[Movie Review] ‘Resurgence’ Reignites ‘Independence Day’ Fireworks
The new Independence Day invasion of angry aliens reignites the fire in the sky, but there is little else to this mostly unnecessary Resurgence to make it shine with much more force than a sparkler.
Resurgence is of course a sequel the landmark blockbuster Independence Day, which left audiences in awe when it was released in 1996, with it’s never-before-seen scale of destruction, and it is a legitimate classic that more than holds up today, but I am not sure that anyone was really begging for a sequel.
Where the original film successfully hits on every level, from epic spectacle to intimate emotion to perfectly timed comic relief to just enough romance, with charisma to spare and the best possible special effects of its time, the new sequel brings little more to the table than the now-familiar eye-popping blast of watching even bigger flying saucers destroy even more national landmarks.
The tagline for the new movie is “We always knew they’d come back”, and it must be true because not one character in Resurgence seems to be at all surprised that the unnamed aliens are back for another attack, and when we retaliate, it’s as if it’s just another day at the job for most involved. Maybe this is because some of the main characters were just kids 20 years when the first attack happened, and so perhaps it is all so deeply ingrained in them that this is and will be their reality, that it’s not shocking to them?
In any case, it is fun to see the always entertaining Jeff Goldblum back, though his character is tied up with a former love interest who interestingly is not the one he was sharing a kiss with when the credits rolled 20 years ago. The great Bill Pullman is also back as the former president, now haunted by memories of the first attack and visions of the oncoming resurgence.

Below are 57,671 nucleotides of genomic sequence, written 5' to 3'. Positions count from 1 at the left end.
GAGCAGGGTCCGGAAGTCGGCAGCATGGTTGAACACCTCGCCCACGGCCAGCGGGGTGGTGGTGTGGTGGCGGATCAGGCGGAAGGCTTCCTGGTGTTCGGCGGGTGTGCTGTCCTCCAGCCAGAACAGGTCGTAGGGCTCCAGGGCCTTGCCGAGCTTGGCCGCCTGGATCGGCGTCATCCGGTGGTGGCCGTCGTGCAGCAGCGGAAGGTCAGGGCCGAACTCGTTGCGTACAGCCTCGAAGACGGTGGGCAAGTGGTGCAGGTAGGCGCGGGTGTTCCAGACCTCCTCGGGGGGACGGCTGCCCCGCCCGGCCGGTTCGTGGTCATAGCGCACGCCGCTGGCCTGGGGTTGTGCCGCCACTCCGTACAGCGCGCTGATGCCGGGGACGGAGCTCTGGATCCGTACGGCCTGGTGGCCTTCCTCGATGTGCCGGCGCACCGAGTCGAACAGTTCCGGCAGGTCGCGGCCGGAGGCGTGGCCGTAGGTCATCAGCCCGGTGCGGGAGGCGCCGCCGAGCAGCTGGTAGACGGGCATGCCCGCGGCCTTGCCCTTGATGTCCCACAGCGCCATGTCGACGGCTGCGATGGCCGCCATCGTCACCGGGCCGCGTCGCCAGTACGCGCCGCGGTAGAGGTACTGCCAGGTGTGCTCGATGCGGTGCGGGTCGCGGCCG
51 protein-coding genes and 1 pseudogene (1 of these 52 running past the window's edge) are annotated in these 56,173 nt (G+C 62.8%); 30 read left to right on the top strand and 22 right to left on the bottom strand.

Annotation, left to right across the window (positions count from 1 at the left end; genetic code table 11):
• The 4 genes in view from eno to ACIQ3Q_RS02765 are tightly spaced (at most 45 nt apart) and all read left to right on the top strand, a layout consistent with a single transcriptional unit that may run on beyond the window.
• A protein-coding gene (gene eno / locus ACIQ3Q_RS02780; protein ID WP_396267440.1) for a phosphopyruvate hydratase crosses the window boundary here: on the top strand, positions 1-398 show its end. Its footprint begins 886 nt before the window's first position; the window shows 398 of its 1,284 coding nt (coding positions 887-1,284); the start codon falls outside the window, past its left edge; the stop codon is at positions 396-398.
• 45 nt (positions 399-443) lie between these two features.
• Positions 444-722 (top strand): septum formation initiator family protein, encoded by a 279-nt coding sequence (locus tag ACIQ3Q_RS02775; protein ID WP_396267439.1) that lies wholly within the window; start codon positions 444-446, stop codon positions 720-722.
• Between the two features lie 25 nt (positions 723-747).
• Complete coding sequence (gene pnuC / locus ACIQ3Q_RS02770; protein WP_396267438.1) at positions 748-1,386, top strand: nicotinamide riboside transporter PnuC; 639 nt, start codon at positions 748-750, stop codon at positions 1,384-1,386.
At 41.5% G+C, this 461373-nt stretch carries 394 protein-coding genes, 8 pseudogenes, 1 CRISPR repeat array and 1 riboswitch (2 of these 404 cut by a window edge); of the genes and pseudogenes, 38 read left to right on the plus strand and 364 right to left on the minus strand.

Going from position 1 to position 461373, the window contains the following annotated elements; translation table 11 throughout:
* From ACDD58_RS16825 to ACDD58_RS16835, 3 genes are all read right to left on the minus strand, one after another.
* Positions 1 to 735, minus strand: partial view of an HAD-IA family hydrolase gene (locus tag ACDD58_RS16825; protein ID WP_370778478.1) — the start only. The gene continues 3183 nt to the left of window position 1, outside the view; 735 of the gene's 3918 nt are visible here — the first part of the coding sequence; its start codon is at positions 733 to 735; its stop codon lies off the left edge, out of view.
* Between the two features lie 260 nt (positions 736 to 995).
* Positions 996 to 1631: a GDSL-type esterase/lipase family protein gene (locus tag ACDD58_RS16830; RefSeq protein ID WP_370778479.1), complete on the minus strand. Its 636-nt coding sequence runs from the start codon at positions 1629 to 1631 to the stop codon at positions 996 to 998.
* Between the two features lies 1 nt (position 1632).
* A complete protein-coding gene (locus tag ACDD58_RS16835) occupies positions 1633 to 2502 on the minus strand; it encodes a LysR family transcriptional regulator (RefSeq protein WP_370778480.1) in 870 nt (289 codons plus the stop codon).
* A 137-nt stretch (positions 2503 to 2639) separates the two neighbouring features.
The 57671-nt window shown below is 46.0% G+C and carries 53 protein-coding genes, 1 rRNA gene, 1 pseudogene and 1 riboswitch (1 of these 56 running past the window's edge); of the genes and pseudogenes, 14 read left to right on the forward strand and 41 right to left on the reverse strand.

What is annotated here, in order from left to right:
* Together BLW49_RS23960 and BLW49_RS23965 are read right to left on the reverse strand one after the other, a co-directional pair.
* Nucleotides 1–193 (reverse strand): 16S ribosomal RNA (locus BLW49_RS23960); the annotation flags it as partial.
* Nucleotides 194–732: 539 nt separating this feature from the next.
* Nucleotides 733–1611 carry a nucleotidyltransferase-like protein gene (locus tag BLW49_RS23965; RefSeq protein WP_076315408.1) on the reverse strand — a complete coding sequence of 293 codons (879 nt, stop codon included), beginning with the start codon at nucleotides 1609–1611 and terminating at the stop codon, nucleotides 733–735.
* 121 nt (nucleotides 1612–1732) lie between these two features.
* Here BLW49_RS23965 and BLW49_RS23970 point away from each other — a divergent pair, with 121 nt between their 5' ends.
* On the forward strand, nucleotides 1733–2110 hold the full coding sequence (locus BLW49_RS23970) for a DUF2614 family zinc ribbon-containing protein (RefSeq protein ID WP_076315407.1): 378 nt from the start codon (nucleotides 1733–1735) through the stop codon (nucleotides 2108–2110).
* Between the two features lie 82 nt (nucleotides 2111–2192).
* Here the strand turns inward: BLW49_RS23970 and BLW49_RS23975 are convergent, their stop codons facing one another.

Liam Hemsworth is our new hero, Jake, but his motivation and history is left a bit too vague to invest much in him.
Meanwhile, the two kids from the first film – the president’s daughter and fighter pilot Will Smith’s son – are both featured prominently, now played by Maika Monroe and Jessie Usher, respectively, and they have deep drives to fight this fight that we can understand.
Monroe and Usher also show a glimpse of promising chemistry in their few on-screen moment together, making me wish it was just about them, minus the stereotypical Jake.
Vivica A. Fox also returns, but only in a small cameo as the widow of Smith’s character, and former Star Trek droid Brent Spiner is revived from an alien-induced coma to offer a bit of insight into the invaders.
Just like any horror sequel, however, the more that gets revealed about the motivations behind the killers, the less scary they inevitably become, as the first film wisely gave no reason for why there were attacking and attempting to exterminate us.
Resurgence tries to tap into what made the original great, but it is ultimately less accessible, due in part to the fact that in the film’s universe, the last 20 years since the first attack have seen major scientific and military advances thanks to the alien technology, making the world of the sequel more of an unrelatable alternate universe as opposed to the tactile original that echoed our actual real world and how we imagine the planet might have reacted.
With all the colorful fireworks but none of the spirit of its predecessor, it is Independence Day again, but this Resurgence is no holiday.
Official Rating: 2.5 out of 5 Stars
Reviewed by: Matt Artz
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Independence Day: Resurgence (rated PG13) is now playing locally at RC Theatres in Kill Devil Hills.